GCV = 339.4 C + 1447.3 ( H  0.125 O ) + 105 S MathType@MTEF@5@5@+= feaagKart1ev2aaatCvAUfeBSjuyZL2yd9gzLbvyNv2CaerbuLwBLn hiov2DGi1BTfMBaeXatLxBI9gBaerbd9wDYLwzYbItLDharqqtubsr 4rNCHbGeaGqiVCI8FfYJH8YrFfeuY=Hhbbf9v8qqaqFr0xc9pk0xbb a9q8WqFfeaY=biLkVcLq=JHqpepeea0=as0Fb9pgeaYRXxe9vr0=vr 0=vqpWqaaeaabiGaciaacaqabeaadaqaaqaaaOqaaKqbacbaaaaaaa aapeGaam4raiaadoeacaWGwbGaaeiiaiabg2da9iaabccacaaIZaGa aG4maiaaiMdacaGGUaGaaGinaiaabccacaWGdbGaaeiiaiabgUcaRi aabccacaaIXaGaaGinaiaaisdacaaI3aGaaiOlaiaaiodacaqGGaWd amaabmaabaWdbiaadIeacaqGGaGaai4eGiaabccacaaIWaGaaiOlai aaigdacaaIYaGaaGynaiaabccacaWGpbaapaGaayjkaiaawMcaa8qa caqGGaGaey4kaSIaaeiiaiaaigdacaaIWaGaaGynaiaabccacaWGtb aaaa@571F@

NCV = 340.2 C + 1218 ( H  0.125 O ) + 105 S MathType@MTEF@5@5@+= feaagKart1ev2aaatCvAUfeBSjuyZL2yd9gzLbvyNv2CaerbuLwBLn hiov2DGi1BTfMBaeXatLxBI9gBaerbd9wDYLwzYbItLDharqqtubsr 4rNCHbGeaGqiVCI8FfYJH8YrFfeuY=Hhbbf9v8qqaqFr0xc9pk0xbb a9q8WqFfeaY=biLkVcLq=JHqpepeea0=as0Fb9pgeaYRXxe9vr0=vr 0=vqpWqaaeaabiGaciaacaqabeaadaqaaqaaaOqaaKqbacbaaaaaaa aapeGaamOtaiaadoeacaWGwbGaaeiiaiabg2da9iaabccacaaIZaGa aGinaiaaicdacaGGUaGaaGOmaiaabccacaWGdbGaaeiiaiabgUcaRi aabccacaaIXaGaaGOmaiaaigdacaaI4aGaaeiia8aadaqadaqaa8qa caWGibGaaeiiaiaacobicaqGGaGaaGimaiaac6cacaaIXaGaaGOmai aaiwdacaqGGaGaam4taaWdaiaawIcacaGLPaaapeGaaeiiaiabgUca RiaabccacaaIXaGaaGimaiaaiwdacaqGGaGaam4uaaaa@55A9@

According to Cragoe [4], the density or specific gravity may also be used for the calculation of the calorific value of petroleum products in general. The value obtained may have to be corrected, however, if the petroleum product contains significant amounts of moisture, ash or sulphur.

GC V uncorrected = ab d 2 MathType@MTEF@5@5@+= feaagKart1ev2aaatCvAUfeBSjuyZL2yd9gzLbvyNv2CaerbuLwBLn hiov2DGi1BTfMBaeXatLxBI9gBaerbd9wDYLwzYbItLDharqqtubsr 4rNCHbGeaGqiVCI8FfYJH8YrFfeuY=Hhbbf9v8qqaqFr0xc9pk0xbb a9q8WqFfeaY=biLkVcLq=JHqpepeea0=as0Fb9pgeaYRXxe9vr0=vr 0=vqpWqaaeaabiGaciaacaqabeaadaqaaqaaaOqaaKqbacbaaaaaaa aapeGaam4raiaadoeacaWGwbWdamaaBaaabaWdbiaadwhacaWGUbGa am4yaiaad+gacaWGYbGaamOCaiaadwgacaWGJbGaamiDaiaadwgaca WGKbaapaqabaWdbiabg2da9iaabccacaWGHbGaeyOeI0IaamOyaiaa dsgapaWaaWbaaeqabaWdbiaaikdaaaaaaa@4A05@ (3)

Corrected GCV = GC V uncorrected 0.01 GC V uncorrected ( M + A + S )  94.2 S ( 4 ) MathType@MTEF@5@5@+= feaagKart1ev2aaatCvAUfeBSjuyZL2yd9gzLbvyNv2CaerbuLwBLn hiov2DGi1BTfMBaeXatLxBI9gBaerbd9wDYLwzYbItLDharqqtubsr 4rNCHbGeaGqiVCI8FfYJH8YrFfeuY=Hhbbf9v8qqaqFr0xc9pk0xbb a9q8WqFfeaY=biLkVcLq=JHqpepeea0=as0Fb9pgeaYRXxe9vr0=vr 0=vqpWqaaeaabiGaciaacaqabeaadaqaaqaaaOqaaKqbacbaaaaaaa aapeGaam4raiaadoeacaWGwbGaaeiiaiabg2da9iaabccacaWGhbGa am4qaiaadAfapaWaaSbaaeaapeGaamyDaiaad6gacaWGJbGaam4Bai aadkhacaWGYbGaamyzaiaadogacaWG0bGaamyzaiaadsgaa8aabeaa peGaeyOeI0IaaGimaiaac6cacaaIWaGaaGymaiaabccacaWGhbGaam 4qaiaadAfapaWaaSbaaeaapeGaamyDaiaad6gacaWGJbGaam4Baiaa dkhacaWGYbGaamyzaiaadogacaWG0bGaamyzaiaadsgaa8aabeaada qadaqaa8qacaWGnbGaaeiiaiabgUcaRiaabccacaWGbbGaaeiiaiab gUcaRiaabccacaWGtbaapaGaayjkaiaawMcaa8qacaqGGaGaai4eGi aabccacaaI5aGaaGinaiaac6cacaaIYaGaaeiiaiaadofacaqGGaWd amaabmaabaWdbiaaisdaa8aacaGLOaGaayzkaaaaaa@6BF2@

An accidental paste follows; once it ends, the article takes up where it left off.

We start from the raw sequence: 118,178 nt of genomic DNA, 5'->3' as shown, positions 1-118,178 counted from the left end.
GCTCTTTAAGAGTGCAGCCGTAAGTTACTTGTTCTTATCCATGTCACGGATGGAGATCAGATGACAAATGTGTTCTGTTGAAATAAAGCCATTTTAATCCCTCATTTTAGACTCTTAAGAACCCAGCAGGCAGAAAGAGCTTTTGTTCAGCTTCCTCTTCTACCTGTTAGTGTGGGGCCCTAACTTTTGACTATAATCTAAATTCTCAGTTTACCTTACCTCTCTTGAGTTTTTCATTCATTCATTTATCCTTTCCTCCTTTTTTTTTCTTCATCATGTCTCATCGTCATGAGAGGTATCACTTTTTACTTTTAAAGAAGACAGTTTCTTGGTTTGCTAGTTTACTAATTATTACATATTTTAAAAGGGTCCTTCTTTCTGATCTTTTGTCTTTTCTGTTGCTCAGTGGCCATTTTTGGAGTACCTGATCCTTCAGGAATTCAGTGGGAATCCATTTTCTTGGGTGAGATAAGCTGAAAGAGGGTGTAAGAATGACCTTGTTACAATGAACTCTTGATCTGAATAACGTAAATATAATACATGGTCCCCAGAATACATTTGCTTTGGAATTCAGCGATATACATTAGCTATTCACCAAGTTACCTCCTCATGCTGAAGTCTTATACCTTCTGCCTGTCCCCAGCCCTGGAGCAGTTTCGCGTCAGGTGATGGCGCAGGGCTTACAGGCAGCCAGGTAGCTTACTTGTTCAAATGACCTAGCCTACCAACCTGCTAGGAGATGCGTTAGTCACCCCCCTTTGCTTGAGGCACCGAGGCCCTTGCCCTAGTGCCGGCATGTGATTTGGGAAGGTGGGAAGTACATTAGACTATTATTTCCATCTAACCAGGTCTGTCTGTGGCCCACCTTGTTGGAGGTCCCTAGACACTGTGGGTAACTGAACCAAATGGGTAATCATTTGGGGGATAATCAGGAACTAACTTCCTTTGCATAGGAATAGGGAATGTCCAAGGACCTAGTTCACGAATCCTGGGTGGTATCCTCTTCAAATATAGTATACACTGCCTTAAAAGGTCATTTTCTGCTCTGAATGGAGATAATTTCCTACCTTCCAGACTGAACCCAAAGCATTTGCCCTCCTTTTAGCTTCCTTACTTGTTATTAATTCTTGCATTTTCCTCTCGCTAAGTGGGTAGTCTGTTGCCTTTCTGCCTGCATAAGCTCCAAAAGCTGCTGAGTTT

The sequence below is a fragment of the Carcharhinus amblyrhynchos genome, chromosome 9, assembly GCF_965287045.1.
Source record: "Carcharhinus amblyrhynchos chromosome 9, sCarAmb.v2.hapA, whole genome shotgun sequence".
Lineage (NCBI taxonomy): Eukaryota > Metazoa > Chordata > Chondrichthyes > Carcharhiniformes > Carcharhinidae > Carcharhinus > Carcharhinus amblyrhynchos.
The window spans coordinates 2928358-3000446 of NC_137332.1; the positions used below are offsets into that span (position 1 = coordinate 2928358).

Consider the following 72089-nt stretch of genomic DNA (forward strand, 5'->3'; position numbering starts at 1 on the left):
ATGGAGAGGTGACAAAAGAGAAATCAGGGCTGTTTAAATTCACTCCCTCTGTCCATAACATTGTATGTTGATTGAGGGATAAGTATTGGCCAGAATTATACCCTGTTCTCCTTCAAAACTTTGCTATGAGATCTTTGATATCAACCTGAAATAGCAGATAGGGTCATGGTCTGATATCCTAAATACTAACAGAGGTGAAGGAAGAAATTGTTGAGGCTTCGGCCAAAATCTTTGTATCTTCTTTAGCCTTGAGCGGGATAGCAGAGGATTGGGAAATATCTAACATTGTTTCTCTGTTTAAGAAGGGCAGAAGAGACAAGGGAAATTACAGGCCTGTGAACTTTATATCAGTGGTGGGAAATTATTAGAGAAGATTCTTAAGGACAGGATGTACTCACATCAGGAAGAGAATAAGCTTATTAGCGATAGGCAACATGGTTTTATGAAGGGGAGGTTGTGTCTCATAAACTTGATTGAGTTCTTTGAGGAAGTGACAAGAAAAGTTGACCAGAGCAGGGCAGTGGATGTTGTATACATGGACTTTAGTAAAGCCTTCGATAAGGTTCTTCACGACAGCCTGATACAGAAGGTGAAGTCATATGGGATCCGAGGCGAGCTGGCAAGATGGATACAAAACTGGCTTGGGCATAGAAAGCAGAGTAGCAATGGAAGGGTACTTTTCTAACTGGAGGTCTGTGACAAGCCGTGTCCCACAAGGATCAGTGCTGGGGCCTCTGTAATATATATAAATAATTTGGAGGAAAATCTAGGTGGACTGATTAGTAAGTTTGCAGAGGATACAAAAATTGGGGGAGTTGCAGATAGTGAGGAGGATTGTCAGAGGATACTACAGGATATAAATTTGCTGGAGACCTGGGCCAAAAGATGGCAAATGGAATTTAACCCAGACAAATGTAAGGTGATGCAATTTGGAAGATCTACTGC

a and b are constants (a = 51920, b = 8792). M, A and S are the weight percents of moisture, ash and sulphur respectively. For petroleum coke, the real specific density has to be used in the calculation of the calorific value, as this better represents the density of the coke. The real or true density of petcoke (DR10–20) is the density of 10-20 Tyler (0.83–1.65 mm) sample measured by The pycnometer.

Finally, in the Grummel-Davies equation, it was assumed that the calorific value correlates with the amount of air required for complete combustion.

GCV = ( 15.267 H + 990.8 ) [ 0.33 C + H  0.125 ( O  S ) ] MathType@MTEF@5@5@+= feaagKart1ev2aaatCvAUfeBSjuyZL2yd9gzLbvyNv2CaerbuLwBLn hiov2DGi1BTfMBaeXatLxBI9gBaerbd9wDYLwzYbItLDharqqtubsr 4rNCHbGeaGqiVCI8FfYJH8YrFfeuY=Hhbbf9v8qqaqFr0xc9pk0xbb a9q8WqFfeaY=biLkVcLq=JHqpepeea0=as0Fb9pgeaYRXxe9vr0=vr 0=vqpWqaaeaabiGaciaacaqabeaadaqaaqaaaOqaaKqbacbaaaaaaa aapeGaam4raiaadoeacaWGwbGaaeiiaiabg2da9iaabccapaWaaeWa aeaapeGaaGymaiaaiwdacaGGUaGaaGOmaiaaiAdacaaI3aGaaeiiai aadIeacaqGGaGaey4kaSIaaeiiaiaaiMdacaaI5aGaaGimaiaac6ca caaI4aaapaGaayjkaiaawMcaa8qacaqGGaWdamaadmaabaWdbiaaic dacaGGUaGaaG4maiaaiodacaqGGaGaam4qaiaabccacqGHRaWkcaqG GaGaamisaiaabccacaGGtaIaaeiiaiaaicdacaGGUaGaaGymaiaaik dacaaI1aGaaeiia8aadaqadaqaa8qacaWGpbGaaeiiaiaacobicaqG GaGaam4uaaWdaiaawIcacaGLPaaaaiaawUfacaGLDbaaaaa@5E6C@